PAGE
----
Molecular Genetics

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Career Overview

A gene is a hereditary unit that is responsible for a specific organism’s characteristics. It is a DNA sequence and found on a chromosome in a specific place. Molecular genetics is the scientific study of genes. A molecular geneticist may conduct research in genetic disorders or genetic manipulation. Professionals who pursue careers in research need to have good communication skills, as well as patience and self-discipline.

Job Possibilities

Which careers in molecular genetics may be open to you depends on the level of education that you achieve. Degrees in molecular genetics are offered at the bachelor’s, master’s and doctorate levels. A Ph.D. in Molecular Genetics would allow you to work as a researcher in academia or with a biotechnology firm or private research institute.

If you would like to work in a genetics lab, you would need a master’s degree for a position as a genetic lab research assistant or a bachelor’s and/or master’s for a technician job. A molecular genetic tech studies genes and DNA for purposes such as parentage determination, identification of victims of crime or disasters, tissue matching (organ transplantation) or neurological disorder diagnoses.

Employment Outlook and Salary Statistics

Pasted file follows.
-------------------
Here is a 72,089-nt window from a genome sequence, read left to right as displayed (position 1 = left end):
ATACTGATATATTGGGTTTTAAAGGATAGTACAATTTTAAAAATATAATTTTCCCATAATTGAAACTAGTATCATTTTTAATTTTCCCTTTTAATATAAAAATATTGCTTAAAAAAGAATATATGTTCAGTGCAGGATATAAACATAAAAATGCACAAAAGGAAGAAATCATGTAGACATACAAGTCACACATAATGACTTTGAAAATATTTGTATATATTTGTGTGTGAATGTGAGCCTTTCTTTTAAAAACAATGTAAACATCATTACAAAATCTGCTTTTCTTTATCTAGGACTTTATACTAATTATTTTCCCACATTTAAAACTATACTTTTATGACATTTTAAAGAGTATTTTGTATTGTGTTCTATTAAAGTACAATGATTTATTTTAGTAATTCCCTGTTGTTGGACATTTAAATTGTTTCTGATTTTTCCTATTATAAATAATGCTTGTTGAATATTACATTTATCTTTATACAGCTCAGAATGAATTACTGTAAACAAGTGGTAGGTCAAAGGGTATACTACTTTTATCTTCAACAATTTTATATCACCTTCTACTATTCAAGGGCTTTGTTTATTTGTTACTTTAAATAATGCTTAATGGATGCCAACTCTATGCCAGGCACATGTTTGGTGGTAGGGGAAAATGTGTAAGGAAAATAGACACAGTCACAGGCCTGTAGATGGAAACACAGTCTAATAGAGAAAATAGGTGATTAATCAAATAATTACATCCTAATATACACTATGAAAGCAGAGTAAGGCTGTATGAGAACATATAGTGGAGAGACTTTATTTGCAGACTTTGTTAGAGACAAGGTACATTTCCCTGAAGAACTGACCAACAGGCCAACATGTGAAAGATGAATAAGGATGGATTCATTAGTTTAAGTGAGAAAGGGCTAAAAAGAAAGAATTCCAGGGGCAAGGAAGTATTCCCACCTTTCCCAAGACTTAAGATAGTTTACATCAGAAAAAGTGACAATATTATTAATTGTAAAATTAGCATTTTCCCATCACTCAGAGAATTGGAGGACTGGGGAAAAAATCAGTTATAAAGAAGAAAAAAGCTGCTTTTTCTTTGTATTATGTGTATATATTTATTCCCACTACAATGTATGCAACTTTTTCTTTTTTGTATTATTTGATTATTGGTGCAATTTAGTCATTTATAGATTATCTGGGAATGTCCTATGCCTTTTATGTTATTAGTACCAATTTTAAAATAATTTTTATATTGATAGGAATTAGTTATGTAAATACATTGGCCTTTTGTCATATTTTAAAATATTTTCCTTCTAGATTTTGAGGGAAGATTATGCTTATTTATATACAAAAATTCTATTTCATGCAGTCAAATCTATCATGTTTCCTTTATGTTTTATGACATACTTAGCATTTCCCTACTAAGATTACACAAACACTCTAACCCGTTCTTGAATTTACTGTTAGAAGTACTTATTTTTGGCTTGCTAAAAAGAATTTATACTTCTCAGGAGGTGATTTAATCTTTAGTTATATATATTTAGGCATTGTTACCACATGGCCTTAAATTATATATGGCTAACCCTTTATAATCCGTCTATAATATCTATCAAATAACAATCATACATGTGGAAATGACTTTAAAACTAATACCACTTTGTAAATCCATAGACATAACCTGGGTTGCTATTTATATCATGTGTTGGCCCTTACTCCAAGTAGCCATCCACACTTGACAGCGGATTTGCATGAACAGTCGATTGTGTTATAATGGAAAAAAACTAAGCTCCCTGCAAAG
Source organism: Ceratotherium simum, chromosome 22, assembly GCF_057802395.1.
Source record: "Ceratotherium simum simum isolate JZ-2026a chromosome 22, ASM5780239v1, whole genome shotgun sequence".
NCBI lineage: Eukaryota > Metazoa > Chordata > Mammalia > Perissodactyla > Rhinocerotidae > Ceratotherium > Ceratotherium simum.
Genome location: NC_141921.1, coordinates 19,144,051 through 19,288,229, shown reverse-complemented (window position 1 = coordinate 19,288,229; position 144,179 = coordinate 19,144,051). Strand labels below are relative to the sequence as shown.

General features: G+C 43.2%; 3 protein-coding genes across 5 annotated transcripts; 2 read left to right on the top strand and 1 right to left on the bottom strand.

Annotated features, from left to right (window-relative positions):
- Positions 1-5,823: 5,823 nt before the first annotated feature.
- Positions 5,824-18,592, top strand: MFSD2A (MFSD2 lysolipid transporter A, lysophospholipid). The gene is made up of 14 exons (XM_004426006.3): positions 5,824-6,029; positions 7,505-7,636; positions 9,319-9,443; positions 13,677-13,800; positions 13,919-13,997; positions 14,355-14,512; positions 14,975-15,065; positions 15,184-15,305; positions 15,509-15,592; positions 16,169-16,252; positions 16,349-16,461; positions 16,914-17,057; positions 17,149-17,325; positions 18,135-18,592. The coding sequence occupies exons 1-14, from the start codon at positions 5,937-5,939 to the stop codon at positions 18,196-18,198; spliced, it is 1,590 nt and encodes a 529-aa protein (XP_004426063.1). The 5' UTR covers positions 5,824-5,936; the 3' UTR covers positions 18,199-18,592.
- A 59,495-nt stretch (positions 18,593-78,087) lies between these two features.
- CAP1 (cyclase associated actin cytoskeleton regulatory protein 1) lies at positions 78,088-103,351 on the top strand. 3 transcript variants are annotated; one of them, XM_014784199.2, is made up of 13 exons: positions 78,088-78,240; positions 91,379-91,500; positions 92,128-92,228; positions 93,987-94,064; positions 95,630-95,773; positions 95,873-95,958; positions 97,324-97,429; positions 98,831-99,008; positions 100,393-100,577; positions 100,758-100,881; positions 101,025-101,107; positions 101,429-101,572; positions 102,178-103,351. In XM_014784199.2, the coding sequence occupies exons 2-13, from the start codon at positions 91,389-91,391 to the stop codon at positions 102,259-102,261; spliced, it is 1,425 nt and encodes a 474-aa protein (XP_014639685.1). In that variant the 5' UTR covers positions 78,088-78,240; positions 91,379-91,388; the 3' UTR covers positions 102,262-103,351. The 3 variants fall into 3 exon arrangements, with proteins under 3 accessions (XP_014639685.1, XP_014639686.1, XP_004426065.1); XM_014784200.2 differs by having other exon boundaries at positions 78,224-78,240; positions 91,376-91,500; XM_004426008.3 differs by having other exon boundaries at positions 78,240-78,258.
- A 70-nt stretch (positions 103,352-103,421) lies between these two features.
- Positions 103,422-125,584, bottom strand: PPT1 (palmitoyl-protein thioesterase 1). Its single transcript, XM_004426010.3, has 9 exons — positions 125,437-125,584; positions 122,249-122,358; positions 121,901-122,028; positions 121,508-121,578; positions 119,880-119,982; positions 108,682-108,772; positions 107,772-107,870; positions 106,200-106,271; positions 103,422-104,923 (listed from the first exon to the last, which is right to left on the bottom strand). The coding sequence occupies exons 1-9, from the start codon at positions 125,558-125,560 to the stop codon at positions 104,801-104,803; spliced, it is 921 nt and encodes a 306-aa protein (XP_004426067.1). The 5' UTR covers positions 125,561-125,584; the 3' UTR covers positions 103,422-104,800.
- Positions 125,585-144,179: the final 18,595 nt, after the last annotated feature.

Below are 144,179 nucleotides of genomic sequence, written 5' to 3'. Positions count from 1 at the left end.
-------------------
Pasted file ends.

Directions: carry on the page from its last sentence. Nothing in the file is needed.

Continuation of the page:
According to the U.S. Bureau of Labor Statistics (BLS), there were 31,080 biological scientists, 18,550 microbiologists and 95,420 medical scientists ( in 2012. The BLS projected that between 2012 and 2022, employment would increase 7% for microbiologists and 13% for medical scientists. The BLS does not have specific employment figures for biological scientists, in general.

As of May 2013, the BLS reported that the median annual salary for microbiologists was $67,840 and for biological scientists, $72,720. It reported that medical scientists made a median annual salary of $79,840 that same year.

How Can I Work in Molecular Genetics?

Undergraduate Education

Many undergraduate degrees in molecular genetics are joint degrees with another discipline such as biology. You may start your career by earning a bachelor’s degree in molecular genetics, biology or biology with a concentration in cell and molecular biology. At the undergraduate level, you study biology, chemistry, physics, molecular biology, calculus and statistics. You may also take classes in biometry, microbial genetics, virology and immunology.

With this degree, you could pursue jobs in biology that include entry-level positions in scientific research in areas like biotechnology, forensics or pharmaceutical manufacturing, along with teaching biology in high school. A graduate may also go on to earn a professional degree in medicine, veterinary medicine or dentistry, or a master’s and/or Ph.D.

Graduate Studies

At the graduate level, master’s and doctoral degree programs in molecular genetic are combined programs with another discipline, such as microbiology or biochemistry. You engage in labs, conduct independent research and take advanced lectures. Your coursework may address cancer and its genetic, cellular and molecular basis, tumorigenesis, molecular genetics, immunology and molecular oceanography. You may decide on a teaching and research career in academia or a research career in industry.

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